A wonderfully informative post about the results of the Newbie Blogger Initiative was published over at the Ancient Gaming Noob. In it, TAGN polled the survivors over the past year and posted a survival rate (meaning currently active) of 27%. That means 73% of new bloggers are no longer at their blogs and/or have been silent for over 6 months. But what does this really mean?

Defining MMOGs

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This genre has become much more muddled over the years than perhaps any other. The world of online games wants to include every game which is played online and which has multiplayer to be named an MMOG, but this simply isn’t a fair criteria. Given the history of MMOGs and the trends in modern games, MMOGs are far fewer than generic charts and polls would have us believe.

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MMOData.net has it’s own criteria for defining MMOs which are inline with my own observations and it can be summed up as follows.

  • A persistent online virtual world
  • 500+ concurrent users who can interaction simultaneously
  • Use of a persistent avatar which “lives” in said virtual world
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Multiplayer online games have always had lobbies and the ability to enter individual matches with friends and our favorite enemy players. They’ve never been labeled MMOGs either and there doesn’t seem any practical reasons to do so now.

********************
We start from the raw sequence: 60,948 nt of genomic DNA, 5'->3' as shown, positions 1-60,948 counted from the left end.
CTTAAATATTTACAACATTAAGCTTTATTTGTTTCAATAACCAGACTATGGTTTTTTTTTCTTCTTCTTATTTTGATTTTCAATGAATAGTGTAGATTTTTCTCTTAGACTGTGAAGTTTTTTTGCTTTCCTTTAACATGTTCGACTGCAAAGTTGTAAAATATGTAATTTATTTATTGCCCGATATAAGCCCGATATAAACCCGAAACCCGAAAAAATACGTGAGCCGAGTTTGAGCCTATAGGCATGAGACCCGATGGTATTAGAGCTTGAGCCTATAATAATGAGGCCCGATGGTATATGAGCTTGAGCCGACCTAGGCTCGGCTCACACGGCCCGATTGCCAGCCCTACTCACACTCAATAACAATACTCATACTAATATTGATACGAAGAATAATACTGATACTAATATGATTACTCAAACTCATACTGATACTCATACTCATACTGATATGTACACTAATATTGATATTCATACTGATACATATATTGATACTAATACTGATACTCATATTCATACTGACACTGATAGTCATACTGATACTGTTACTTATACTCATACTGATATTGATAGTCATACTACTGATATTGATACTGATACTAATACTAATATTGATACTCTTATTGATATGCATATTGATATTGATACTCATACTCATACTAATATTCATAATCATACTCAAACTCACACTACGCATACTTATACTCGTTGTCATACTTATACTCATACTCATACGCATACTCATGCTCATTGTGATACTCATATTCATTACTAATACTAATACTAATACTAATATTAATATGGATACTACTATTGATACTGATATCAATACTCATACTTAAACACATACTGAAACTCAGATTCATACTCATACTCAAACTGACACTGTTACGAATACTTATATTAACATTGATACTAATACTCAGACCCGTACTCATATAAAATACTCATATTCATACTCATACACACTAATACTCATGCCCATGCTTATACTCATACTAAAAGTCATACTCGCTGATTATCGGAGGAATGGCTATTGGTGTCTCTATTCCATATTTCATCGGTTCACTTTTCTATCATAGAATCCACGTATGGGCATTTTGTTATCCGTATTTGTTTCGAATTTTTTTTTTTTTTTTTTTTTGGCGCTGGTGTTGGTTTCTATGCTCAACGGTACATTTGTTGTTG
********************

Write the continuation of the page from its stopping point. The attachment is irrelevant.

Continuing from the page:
MMOG Growth Chart

MMORPG.com has a large hog-pog of games labeled as MMOs, but it also doesn’t require the listed games to meet the above criteria. To emphasize this point, League of Legends is listed as an MMO so these numbers lack precision. However, they still help to paint a general picture of the growth trend of online gaming. The community and industry have been trying for over a year (the pressure intensified with Diablo 3) to get any multiplayer online experience lumped into the MMOG genre. Almost none have an explanation for why games like Diablo 2 are suddenly MMOGs.

The above chart represents hundreds of (mostly) MMOGs released over the years and many are no longer with us. Just between 2007 and 2012 I can think of a couple dozen of major MMORPGs off the top of my head. Just as the industry has grown the genre, so the community too was a reflection of this growth. It’s was a the peak era of MMO blogging just as it was (and still is) the peak era of MMO gaming.

MMOG Communities

Times have changed and they keep on a’changin’. The landscape of the MMO community is mostly a desolate wasteland with shining oases and walled off strongholds of members. The blogging community has become much more of a gated community while game forums are largely holding on by the graces of Reddit and Tumblr. vlogging and Youtube/Twitch are the new community platforms; reading is so 20th century. All the rest are Dens of Evil (the Kotaku comments for example) or else lifeless camps (say, the SA forums) strewn about a thoroughly exploited landscape with little worth rallying for.

I call us bloggers much more gated because of the conservatism that’s apparent in our community. I don’t mean to imply we don’t talk about progressive issues, but rather that the format in which we do so is largely unchanged for the diehards. Very few bloggers have welcomed and embraced the new social media as a genuine extension of their blogging service. That includes me. Part of the dilemma in this new pressure technology has brought to bear on the community is we haven’t all quite figured out how to take advantage of all this new stuff in meaningful ways.